I have been interested in transitions for a long time. I am fond of the mental and cognitive transformation that all of us undergo when we move form one plateau to another. Some of these transitions are like the metamorphosis cocoons go through as they become butterflies; or like the skin snakes leave behind. Regardless of where we end up, we never start from zero: we have the history we built with our journeys behind us, supporting our development.
As I stated in my post ‘Another Brick on the Bridge’, the Personal Project (PP) as a culmination task in the MYP is a transformational exercise that can become students’ contribution to the context on which they decided to base their project. Moreover, as I think on the impact reflection and engagement have in the whole community, this time I wanted to look at the pieces of luggage students fill as they walk their personal project journeys; as they make decisions; take turns they might not have thought of; as they design and employ tools to organize and analyze the evolution of their project; and as they are transformed by their findings.
I am not sure about the extent to which personal project supervisors refer to the process journal while discussing PP development with students. Why is this fundamental piece of the puzzle not given the respect it deserves considering it is the one item where most of the efforts are deposited; when it is the capsule that guards students’ experiences: their achievements; their disappointments; and the resilience strategies they considered to bounce back and re-focus their efforts. The process journal is the beating heart of the PP, and it seems it is many times only regarded as an accessory, which clearly makes me wonder: ‘isn’t process our focus and not the final product?’
Thus, I figured that this new ATL in the PP odyssey should focus on the Process Journal, the necessary skills to build a successful and meaningful one, as well as to use it as THE tool that will help students reflect on their journey and evaluate the learning they thought they could attain against the learning they experienced and co-constructed. Moreover, considering my experience as a PP supervisor, I have found that engaging in the challenges students are facing, discussing the developments they are witnessing, participating in their journey, and addressing specific processes and competencies when providing guidance, is what truly makes a difference and enables supervisor and students to bond and generate dialogue.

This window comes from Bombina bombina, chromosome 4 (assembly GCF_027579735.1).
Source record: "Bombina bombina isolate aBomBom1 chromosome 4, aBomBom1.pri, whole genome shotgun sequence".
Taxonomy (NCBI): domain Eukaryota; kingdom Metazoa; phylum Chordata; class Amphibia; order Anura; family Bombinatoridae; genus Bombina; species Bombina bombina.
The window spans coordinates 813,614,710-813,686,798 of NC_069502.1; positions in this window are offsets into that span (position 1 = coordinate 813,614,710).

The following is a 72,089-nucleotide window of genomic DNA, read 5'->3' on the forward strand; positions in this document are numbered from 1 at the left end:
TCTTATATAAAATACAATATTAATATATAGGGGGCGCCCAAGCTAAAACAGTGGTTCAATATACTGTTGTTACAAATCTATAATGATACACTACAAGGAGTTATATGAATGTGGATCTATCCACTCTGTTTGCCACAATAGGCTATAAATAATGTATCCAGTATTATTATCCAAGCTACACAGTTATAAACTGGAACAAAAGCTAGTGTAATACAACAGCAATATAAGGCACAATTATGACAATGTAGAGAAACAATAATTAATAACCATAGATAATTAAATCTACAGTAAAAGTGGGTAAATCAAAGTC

The PP criteria are a clear reflection of the ATL categories, and if we look at the path everyone has to walk to produce the final product they have in mind, it is clear that the roads towards PP completion is full of ATL temptations. For this reason, the workshop I prepared for students focused on the process journal and aimed at helping students see how the PP criteria were somehow indicating the steps they had to take; the way they had to look at things; the way they had to document their actions; the considerations they had to keep in mind; the estimations they mad to make; the occasions when they had to act as a designer; as well as the decisions they would have to take- which many times will cause them to take a few steps back.
The workshop could not possibly have moved on without students asking: ‘But what does an ATL-packed process journal look like?’ So, to help them visualize how strong ATL looked like when represented in a process journal, so I showed excerpts of a process journal that provided examples on how one student successfully used a variety of ATL skills to document the construction of her PP. See below.
The following are some ideas we discussed as we looked at the process journal samples:
- The value of creating a timeline
- How the tools used, and the methods used to analyze data were documented aided in reflection.
- How the process journal helped keep track of decisions, changes and iterations.
- How the process journal serves as a tool for having dialogue with the personal process supervisor.
- How the report is basically a summary of the process journal.
And, as a conclusion, almost as unison, students stated: ‘so basically, the process journal is the most important piece of the PP?’ While it’s difficult say yes, it is difficult to deny that it is the soul.
To download the workbook I used for this workshop, click here.
You might be interested in the history behind this post:
In my post ‘Change Ahead’ I discussed the transition from PYP to MYP and shared an experience in which such stage of the process was addressed by looking at the nature of Approaches to Learning (ATL).